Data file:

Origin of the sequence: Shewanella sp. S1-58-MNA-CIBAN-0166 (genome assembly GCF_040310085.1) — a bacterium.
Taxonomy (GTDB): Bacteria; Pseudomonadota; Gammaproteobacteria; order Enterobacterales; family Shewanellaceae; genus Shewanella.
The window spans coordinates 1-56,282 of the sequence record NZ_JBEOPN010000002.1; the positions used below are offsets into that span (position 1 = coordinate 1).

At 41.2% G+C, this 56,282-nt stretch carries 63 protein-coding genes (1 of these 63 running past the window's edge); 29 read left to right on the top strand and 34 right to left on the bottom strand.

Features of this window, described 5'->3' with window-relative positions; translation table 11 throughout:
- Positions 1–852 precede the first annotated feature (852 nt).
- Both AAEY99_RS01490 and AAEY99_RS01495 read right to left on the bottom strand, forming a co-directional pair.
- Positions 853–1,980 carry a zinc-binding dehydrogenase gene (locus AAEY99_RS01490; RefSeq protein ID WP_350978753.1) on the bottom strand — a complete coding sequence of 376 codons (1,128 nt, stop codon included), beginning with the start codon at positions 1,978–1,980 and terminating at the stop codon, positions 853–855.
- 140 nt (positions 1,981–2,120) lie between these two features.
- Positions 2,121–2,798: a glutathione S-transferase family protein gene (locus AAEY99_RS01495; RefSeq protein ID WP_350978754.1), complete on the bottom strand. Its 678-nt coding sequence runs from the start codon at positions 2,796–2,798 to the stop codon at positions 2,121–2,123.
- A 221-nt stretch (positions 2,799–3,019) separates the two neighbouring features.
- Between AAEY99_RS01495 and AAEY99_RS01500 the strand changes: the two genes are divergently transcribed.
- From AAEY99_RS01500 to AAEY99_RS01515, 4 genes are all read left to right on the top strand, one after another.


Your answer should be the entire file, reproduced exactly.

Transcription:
Origin of the sequence: Shewanella sp. S1-58-MNA-CIBAN-0166 (genome assembly GCF_040310085.1) — a bacterium.
Taxonomy (GTDB): Bacteria; Pseudomonadota; Gammaproteobacteria; order Enterobacterales; family Shewanellaceae; genus Shewanella.
The window spans coordinates 1-56,282 of the sequence record NZ_JBEOPN010000002.1; the positions used below are offsets into that span (position 1 = coordinate 1).

At 41.2% G+C, this 56,282-nt stretch carries 63 protein-coding genes (1 of these 63 running past the window's edge); 29 read left to right on the top strand and 34 right to left on the bottom strand.

Features of this window, described 5'->3' with window-relative positions; translation table 11 throughout:
- Positions 1–852 precede the first annotated feature (852 nt).
- Both AAEY99_RS01490 and AAEY99_RS01495 read right to left on the bottom strand, forming a co-directional pair.
- Positions 853–1,980 carry a zinc-binding dehydrogenase gene (locus AAEY99_RS01490; RefSeq protein ID WP_350978753.1) on the bottom strand — a complete coding sequence of 376 codons (1,128 nt, stop codon included), beginning with the start codon at positions 1,978–1,980 and terminating at the stop codon, positions 853–855.
- 140 nt (positions 1,981–2,120) lie between these two features.
- Positions 2,121–2,798: a glutathione S-transferase family protein gene (locus AAEY99_RS01495; RefSeq protein ID WP_350978754.1), complete on the bottom strand. Its 678-nt coding sequence runs from the start codon at positions 2,796–2,798 to the stop codon at positions 2,121–2,123.
- A 221-nt stretch (positions 2,799–3,019) separates the two neighbouring features.
- Between AAEY99_RS01495 and AAEY99_RS01500 the strand changes: the two genes are divergently transcribed.
- From AAEY99_RS01500 to AAEY99_RS01515, 4 genes are all read left to right on the top strand, one after another.